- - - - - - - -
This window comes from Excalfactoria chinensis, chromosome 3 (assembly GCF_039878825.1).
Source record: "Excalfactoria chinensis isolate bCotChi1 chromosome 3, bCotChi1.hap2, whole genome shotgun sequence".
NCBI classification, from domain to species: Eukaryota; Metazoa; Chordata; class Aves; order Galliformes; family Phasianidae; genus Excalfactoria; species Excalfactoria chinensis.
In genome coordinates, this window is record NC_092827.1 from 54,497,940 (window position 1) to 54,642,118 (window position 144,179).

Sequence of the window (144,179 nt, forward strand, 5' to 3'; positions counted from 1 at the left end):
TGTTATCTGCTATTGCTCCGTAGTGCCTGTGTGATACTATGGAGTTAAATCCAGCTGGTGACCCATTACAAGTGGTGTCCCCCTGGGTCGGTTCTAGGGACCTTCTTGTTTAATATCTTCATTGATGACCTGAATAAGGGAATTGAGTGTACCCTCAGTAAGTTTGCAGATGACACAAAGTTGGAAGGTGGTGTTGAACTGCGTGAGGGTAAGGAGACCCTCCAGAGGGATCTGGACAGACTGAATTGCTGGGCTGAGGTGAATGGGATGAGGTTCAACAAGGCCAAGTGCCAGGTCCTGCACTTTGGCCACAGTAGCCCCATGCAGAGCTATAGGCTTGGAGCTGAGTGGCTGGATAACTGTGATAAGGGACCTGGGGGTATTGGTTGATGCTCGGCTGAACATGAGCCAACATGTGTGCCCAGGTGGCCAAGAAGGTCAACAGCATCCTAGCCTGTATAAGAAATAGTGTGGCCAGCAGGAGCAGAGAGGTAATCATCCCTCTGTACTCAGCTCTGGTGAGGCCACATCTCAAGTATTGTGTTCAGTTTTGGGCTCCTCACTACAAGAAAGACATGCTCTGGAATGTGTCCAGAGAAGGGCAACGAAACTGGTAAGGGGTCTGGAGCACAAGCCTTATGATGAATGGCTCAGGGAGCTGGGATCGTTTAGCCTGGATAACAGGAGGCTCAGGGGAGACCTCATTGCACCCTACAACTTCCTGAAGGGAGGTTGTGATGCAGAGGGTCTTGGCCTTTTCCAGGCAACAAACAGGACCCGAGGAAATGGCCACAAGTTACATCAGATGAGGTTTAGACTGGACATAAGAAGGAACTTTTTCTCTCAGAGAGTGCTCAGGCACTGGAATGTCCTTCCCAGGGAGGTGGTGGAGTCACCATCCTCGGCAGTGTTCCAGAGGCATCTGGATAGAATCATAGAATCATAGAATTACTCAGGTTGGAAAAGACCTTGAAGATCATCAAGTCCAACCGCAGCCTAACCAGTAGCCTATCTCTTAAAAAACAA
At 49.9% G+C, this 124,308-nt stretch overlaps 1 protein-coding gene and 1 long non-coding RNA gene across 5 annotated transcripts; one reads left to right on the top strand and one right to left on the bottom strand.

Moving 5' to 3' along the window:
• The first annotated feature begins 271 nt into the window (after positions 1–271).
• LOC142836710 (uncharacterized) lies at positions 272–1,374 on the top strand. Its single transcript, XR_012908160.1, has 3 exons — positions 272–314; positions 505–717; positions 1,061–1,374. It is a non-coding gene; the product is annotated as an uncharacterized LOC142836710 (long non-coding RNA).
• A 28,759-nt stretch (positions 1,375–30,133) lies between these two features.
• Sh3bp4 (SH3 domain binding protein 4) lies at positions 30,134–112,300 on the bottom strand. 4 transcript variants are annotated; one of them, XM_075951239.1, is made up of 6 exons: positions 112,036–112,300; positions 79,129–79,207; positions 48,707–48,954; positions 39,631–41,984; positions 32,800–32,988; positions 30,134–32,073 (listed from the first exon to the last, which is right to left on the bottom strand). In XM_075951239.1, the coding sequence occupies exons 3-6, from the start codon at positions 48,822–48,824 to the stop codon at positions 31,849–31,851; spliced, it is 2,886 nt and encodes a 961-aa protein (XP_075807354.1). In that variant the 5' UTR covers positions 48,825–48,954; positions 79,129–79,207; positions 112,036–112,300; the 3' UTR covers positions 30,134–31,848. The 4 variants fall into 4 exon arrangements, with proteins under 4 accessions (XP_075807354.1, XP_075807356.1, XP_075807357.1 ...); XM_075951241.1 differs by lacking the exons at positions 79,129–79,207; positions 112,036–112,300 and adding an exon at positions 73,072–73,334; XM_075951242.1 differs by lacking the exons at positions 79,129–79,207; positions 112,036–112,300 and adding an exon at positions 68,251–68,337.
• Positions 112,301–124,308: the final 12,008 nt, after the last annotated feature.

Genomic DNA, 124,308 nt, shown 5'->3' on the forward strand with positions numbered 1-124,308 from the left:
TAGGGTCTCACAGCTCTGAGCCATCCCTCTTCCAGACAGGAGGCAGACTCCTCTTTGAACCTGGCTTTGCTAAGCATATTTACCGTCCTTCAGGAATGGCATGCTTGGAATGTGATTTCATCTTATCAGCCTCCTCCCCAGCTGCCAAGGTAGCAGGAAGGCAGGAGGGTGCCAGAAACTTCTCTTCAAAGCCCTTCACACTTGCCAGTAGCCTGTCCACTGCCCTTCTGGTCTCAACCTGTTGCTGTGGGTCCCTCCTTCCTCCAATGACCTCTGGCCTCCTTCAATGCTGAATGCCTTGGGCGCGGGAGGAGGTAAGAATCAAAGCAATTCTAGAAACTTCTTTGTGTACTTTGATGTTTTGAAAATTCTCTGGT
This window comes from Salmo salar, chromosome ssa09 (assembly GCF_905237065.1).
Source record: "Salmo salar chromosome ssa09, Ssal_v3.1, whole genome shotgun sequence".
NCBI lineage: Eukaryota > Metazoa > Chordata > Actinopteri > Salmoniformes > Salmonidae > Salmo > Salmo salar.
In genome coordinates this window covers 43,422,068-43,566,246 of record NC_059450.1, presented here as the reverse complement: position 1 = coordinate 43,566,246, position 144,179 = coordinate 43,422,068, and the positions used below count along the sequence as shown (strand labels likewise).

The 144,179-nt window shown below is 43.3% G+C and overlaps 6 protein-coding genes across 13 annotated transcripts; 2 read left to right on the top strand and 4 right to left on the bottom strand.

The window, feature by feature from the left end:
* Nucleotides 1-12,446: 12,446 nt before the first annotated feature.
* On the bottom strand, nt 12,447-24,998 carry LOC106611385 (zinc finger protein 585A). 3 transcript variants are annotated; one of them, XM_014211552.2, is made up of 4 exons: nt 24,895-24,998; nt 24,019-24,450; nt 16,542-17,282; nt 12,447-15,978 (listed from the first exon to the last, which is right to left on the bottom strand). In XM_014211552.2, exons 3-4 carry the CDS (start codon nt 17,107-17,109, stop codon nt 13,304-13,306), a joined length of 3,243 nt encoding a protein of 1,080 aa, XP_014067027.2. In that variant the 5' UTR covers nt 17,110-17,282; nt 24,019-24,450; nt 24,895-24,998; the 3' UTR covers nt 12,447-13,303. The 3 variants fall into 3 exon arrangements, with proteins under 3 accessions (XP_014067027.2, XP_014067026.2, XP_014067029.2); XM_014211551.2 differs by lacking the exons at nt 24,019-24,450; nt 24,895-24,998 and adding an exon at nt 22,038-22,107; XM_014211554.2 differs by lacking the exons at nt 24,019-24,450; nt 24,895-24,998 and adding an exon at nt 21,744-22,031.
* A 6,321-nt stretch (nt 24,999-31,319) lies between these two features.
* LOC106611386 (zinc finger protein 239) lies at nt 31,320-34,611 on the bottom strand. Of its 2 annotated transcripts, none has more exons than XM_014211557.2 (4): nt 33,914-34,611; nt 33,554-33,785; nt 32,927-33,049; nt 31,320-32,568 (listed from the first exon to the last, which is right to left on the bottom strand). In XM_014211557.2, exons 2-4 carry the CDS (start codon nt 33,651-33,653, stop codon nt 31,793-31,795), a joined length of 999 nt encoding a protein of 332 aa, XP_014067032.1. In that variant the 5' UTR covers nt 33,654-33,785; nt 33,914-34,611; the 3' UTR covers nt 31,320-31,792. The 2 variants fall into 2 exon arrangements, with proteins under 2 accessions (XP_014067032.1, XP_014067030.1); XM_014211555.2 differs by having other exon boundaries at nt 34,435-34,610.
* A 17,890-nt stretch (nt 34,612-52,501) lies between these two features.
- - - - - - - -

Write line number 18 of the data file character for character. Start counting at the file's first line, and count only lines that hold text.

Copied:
NCBI lineage: Eukaryota > Metazoa > Chordata > Actinopteri > Salmoniformes > Salmonidae > Salmo > Salmo salar.